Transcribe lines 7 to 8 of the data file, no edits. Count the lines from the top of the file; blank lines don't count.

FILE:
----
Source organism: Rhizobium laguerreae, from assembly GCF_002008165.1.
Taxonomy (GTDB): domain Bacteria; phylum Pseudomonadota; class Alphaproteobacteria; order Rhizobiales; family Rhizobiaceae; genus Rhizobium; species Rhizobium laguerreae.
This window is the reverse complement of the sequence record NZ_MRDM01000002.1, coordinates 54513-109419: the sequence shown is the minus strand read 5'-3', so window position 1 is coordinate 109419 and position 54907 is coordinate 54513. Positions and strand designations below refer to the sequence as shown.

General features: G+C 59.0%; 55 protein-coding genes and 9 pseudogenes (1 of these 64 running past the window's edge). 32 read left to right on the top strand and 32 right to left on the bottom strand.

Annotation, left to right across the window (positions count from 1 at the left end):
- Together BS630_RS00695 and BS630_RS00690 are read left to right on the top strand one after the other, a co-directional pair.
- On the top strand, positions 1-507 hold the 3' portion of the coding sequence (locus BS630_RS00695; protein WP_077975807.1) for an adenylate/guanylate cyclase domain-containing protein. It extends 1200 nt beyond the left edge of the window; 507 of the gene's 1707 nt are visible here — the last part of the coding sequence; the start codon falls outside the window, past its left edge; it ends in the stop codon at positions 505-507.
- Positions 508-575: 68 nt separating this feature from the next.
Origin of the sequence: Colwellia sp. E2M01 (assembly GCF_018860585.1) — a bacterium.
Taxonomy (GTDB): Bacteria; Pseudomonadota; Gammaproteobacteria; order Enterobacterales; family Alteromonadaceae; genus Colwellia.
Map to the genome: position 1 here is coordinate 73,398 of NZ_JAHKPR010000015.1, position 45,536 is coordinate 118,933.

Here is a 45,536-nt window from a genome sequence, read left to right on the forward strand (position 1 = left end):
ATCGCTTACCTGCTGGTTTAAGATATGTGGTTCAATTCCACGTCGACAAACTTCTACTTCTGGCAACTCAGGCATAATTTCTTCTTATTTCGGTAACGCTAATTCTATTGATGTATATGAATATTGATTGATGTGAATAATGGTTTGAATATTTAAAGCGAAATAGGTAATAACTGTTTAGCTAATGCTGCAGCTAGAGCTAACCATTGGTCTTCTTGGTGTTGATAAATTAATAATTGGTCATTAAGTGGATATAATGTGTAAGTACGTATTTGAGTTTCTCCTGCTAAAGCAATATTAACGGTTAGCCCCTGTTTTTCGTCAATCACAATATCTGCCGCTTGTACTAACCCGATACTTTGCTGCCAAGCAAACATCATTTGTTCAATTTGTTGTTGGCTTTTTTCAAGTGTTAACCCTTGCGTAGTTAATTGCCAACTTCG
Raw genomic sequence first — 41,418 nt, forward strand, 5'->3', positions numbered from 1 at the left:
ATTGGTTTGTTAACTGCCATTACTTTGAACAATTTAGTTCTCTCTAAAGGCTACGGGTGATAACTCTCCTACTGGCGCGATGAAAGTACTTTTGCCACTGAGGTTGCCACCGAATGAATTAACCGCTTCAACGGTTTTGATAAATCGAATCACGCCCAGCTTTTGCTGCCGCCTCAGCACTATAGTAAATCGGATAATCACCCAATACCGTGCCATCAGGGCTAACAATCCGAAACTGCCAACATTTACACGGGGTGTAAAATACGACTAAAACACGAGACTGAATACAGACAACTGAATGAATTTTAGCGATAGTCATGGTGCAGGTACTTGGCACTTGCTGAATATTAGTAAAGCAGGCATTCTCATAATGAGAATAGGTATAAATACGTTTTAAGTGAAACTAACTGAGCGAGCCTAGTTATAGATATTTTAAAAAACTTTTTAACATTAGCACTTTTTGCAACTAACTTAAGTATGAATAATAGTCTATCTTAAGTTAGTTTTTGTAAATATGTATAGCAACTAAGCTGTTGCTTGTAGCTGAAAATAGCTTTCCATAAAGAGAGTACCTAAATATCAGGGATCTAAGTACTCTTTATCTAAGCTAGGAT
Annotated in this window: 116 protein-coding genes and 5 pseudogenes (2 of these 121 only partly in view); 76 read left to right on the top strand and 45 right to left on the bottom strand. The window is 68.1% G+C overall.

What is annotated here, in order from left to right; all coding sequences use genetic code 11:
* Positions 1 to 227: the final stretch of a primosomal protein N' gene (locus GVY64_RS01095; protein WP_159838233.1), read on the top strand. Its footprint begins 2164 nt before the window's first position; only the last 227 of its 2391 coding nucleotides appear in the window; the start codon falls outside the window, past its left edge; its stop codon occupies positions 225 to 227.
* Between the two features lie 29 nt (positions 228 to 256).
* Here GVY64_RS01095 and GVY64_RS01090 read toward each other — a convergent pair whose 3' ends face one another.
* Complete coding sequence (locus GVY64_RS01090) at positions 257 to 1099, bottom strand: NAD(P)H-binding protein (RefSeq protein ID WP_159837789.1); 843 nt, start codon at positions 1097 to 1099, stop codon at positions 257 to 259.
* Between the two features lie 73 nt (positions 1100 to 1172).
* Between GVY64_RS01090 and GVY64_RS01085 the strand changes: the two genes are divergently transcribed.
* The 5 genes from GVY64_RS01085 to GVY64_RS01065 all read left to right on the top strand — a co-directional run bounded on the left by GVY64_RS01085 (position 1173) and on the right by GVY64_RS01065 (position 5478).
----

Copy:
- On the top strand, positions 1-507 hold the 3' portion of the coding sequence (locus BS630_RS00695; protein WP_077975807.1) for an adenylate/guanylate cyclase domain-containing protein. It extends 1200 nt beyond the left edge of the window; 507 of the gene's 1707 nt are visible here — the last part of the coding sequence; the start codon falls outside the window, past its left edge; it ends in the stop codon at positions 505-507.
- Positions 508-575: 68 nt separating this feature from the next.